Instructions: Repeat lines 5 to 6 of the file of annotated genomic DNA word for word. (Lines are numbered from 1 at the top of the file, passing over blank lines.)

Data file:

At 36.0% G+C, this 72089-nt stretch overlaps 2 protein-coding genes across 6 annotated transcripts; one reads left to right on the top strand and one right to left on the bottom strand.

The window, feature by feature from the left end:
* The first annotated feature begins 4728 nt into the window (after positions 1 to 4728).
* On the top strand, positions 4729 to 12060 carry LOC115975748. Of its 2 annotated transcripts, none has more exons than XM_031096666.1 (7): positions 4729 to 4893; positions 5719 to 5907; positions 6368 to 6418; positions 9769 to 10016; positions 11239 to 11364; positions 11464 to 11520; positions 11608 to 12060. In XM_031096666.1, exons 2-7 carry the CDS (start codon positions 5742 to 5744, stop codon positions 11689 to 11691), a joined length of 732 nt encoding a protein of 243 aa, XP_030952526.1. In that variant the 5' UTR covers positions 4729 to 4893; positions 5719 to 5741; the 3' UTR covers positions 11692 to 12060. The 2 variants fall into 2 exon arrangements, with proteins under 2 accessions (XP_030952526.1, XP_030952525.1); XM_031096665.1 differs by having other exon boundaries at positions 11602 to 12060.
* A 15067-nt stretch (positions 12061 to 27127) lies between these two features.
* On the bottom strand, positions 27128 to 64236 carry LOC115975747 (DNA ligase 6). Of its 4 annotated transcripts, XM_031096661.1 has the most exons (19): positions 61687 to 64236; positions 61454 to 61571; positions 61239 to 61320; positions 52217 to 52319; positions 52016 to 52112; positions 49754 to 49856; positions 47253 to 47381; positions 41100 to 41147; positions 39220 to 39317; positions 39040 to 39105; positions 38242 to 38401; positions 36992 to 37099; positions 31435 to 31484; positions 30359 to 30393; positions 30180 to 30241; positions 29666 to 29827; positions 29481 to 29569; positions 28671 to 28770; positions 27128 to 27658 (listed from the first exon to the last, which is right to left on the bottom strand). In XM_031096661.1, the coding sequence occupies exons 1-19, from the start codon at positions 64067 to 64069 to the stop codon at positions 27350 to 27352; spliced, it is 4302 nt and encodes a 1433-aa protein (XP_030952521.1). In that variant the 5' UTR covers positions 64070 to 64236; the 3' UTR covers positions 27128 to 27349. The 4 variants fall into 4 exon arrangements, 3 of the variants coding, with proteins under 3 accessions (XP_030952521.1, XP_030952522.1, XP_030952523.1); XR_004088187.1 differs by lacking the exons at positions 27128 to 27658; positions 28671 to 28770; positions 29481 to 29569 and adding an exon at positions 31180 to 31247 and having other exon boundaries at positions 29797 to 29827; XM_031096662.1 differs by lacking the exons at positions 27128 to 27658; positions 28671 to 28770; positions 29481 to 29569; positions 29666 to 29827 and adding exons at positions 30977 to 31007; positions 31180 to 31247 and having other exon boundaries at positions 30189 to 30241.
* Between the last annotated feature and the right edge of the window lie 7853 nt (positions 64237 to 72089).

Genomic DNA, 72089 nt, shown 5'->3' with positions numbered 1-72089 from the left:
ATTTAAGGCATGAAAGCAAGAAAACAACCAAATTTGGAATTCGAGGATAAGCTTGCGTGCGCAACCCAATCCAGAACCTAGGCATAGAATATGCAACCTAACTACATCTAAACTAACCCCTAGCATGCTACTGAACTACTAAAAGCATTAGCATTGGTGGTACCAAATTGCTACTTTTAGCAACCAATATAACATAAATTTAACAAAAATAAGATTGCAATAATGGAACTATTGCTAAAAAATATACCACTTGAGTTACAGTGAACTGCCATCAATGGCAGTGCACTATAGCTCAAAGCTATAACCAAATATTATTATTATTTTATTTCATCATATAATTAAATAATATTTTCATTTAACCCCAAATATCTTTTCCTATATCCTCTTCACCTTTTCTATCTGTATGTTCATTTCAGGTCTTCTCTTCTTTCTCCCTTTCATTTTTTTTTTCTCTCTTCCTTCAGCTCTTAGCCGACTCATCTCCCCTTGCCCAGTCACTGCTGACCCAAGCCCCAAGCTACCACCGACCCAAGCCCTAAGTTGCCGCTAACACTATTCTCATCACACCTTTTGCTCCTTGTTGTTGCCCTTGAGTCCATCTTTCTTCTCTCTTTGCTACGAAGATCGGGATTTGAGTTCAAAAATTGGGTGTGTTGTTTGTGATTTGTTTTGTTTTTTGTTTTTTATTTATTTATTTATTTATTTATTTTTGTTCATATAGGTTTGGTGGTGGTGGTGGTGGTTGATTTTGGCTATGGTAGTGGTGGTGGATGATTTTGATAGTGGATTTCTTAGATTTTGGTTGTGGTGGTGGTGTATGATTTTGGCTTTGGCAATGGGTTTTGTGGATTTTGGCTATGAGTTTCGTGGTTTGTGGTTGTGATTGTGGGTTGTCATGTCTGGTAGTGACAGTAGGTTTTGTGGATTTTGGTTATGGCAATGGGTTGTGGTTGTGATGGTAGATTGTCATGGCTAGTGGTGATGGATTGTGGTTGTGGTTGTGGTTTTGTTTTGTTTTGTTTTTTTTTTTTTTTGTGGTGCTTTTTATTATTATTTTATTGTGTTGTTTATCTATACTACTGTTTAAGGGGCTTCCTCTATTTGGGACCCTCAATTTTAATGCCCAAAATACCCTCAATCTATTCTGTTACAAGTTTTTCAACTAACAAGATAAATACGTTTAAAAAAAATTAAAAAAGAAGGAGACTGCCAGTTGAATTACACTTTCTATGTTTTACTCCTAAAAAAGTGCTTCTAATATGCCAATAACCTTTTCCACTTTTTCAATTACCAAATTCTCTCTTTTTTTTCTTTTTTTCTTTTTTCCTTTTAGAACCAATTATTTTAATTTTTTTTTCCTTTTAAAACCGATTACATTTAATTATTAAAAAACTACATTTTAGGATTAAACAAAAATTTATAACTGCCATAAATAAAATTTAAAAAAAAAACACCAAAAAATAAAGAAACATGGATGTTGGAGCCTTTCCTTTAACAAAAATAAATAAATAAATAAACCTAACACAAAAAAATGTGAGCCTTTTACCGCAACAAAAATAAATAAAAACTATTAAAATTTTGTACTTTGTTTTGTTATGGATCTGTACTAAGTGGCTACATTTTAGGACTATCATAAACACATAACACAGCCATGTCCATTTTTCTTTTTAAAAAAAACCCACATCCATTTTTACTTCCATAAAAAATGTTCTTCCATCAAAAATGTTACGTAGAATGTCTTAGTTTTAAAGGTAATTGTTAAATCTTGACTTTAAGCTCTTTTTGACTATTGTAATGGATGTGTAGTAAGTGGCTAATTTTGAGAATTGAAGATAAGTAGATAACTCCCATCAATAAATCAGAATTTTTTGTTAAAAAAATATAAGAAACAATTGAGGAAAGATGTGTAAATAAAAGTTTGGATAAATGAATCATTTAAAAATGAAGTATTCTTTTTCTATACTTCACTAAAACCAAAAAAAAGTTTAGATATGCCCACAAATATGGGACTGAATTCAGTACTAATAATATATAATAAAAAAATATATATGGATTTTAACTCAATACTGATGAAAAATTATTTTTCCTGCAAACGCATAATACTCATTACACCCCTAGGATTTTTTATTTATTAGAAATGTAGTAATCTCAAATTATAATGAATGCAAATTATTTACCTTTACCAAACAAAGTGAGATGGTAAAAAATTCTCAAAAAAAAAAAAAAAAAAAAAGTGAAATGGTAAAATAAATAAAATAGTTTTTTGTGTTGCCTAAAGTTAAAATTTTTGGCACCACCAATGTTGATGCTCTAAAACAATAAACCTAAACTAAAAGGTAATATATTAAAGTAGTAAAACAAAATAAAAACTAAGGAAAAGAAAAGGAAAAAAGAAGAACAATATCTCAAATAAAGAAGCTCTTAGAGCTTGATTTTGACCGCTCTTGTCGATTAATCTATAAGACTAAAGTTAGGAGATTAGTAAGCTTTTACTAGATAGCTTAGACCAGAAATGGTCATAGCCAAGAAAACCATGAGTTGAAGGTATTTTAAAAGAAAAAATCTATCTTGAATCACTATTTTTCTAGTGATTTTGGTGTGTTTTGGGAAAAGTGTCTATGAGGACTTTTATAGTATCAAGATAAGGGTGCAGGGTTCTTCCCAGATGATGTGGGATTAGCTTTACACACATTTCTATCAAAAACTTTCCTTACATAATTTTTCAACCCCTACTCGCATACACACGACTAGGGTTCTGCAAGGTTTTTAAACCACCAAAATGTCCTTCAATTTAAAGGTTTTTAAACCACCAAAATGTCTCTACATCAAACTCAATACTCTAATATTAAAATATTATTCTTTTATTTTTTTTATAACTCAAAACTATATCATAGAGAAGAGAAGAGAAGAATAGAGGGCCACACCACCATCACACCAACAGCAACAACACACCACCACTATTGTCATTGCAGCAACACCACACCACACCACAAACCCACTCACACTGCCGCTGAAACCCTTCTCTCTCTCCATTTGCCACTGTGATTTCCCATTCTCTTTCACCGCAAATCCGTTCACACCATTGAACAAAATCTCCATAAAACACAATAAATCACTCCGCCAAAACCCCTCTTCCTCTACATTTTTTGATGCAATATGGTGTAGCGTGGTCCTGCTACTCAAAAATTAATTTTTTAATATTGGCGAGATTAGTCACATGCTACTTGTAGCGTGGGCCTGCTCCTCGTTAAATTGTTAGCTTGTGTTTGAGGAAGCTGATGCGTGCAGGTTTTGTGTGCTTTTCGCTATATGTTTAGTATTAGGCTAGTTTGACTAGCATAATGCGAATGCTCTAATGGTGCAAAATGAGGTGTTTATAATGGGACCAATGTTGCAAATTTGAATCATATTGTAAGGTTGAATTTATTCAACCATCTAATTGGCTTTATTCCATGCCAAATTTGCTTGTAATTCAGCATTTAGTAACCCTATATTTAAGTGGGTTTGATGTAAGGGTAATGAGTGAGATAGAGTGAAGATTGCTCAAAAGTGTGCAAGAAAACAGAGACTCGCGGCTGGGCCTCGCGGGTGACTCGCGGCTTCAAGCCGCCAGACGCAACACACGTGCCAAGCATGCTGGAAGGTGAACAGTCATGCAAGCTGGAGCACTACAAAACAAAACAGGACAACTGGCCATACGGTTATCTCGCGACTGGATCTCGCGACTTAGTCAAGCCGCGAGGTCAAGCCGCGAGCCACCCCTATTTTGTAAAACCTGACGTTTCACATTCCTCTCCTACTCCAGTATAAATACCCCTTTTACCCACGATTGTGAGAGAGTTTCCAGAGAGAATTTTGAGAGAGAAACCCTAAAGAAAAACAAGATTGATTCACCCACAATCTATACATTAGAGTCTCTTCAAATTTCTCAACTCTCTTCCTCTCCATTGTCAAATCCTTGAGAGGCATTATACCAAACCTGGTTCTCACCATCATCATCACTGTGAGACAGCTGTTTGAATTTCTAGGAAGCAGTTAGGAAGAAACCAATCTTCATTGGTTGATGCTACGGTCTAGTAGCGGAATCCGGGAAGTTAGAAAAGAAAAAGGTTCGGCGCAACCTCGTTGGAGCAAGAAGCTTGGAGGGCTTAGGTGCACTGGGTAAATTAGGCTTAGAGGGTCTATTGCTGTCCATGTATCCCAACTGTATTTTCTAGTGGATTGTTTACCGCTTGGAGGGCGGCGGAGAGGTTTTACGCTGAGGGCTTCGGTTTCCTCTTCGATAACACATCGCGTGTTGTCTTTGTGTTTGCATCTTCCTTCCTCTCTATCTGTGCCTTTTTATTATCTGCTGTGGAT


* A 15067-nt stretch (positions 12061 to 27127) lies between these two features.
* On the bottom strand, positions 27128 to 64236 carry LOC115975747 (DNA ligase 6). Of its 4 annotated transcripts, XM_031096661.1 has the most exons (19): positions 61687 to 64236; positions 61454 to 61571; positions 61239 to 61320; positions 52217 to 52319; positions 52016 to 52112; positions 49754 to 49856; positions 47253 to 47381; positions 41100 to 41147; positions 39220 to 39317; positions 39040 to 39105; positions 38242 to 38401; positions 36992 to 37099; positions 31435 to 31484; positions 30359 to 30393; positions 30180 to 30241; positions 29666 to 29827; positions 29481 to 29569; positions 28671 to 28770; positions 27128 to 27658 (listed from the first exon to the last, which is right to left on the bottom strand). In XM_031096661.1, the coding sequence occupies exons 1-19, from the start codon at positions 64067 to 64069 to the stop codon at positions 27350 to 27352; spliced, it is 4302 nt and encodes a 1433-aa protein (XP_030952521.1). In that variant the 5' UTR covers positions 64070 to 64236; the 3' UTR covers positions 27128 to 27349. The 4 variants fall into 4 exon arrangements, 3 of the variants coding, with proteins under 3 accessions (XP_030952521.1, XP_030952522.1, XP_030952523.1); XR_004088187.1 differs by lacking the exons at positions 27128 to 27658; positions 28671 to 28770; positions 29481 to 29569 and adding an exon at positions 31180 to 31247 and having other exon boundaries at positions 29797 to 29827; XM_031096662.1 differs by lacking the exons at positions 27128 to 27658; positions 28671 to 28770; positions 29481 to 29569; positions 29666 to 29827 and adding exons at positions 30977 to 31007; positions 31180 to 31247 and having other exon boundaries at positions 30189 to 30241.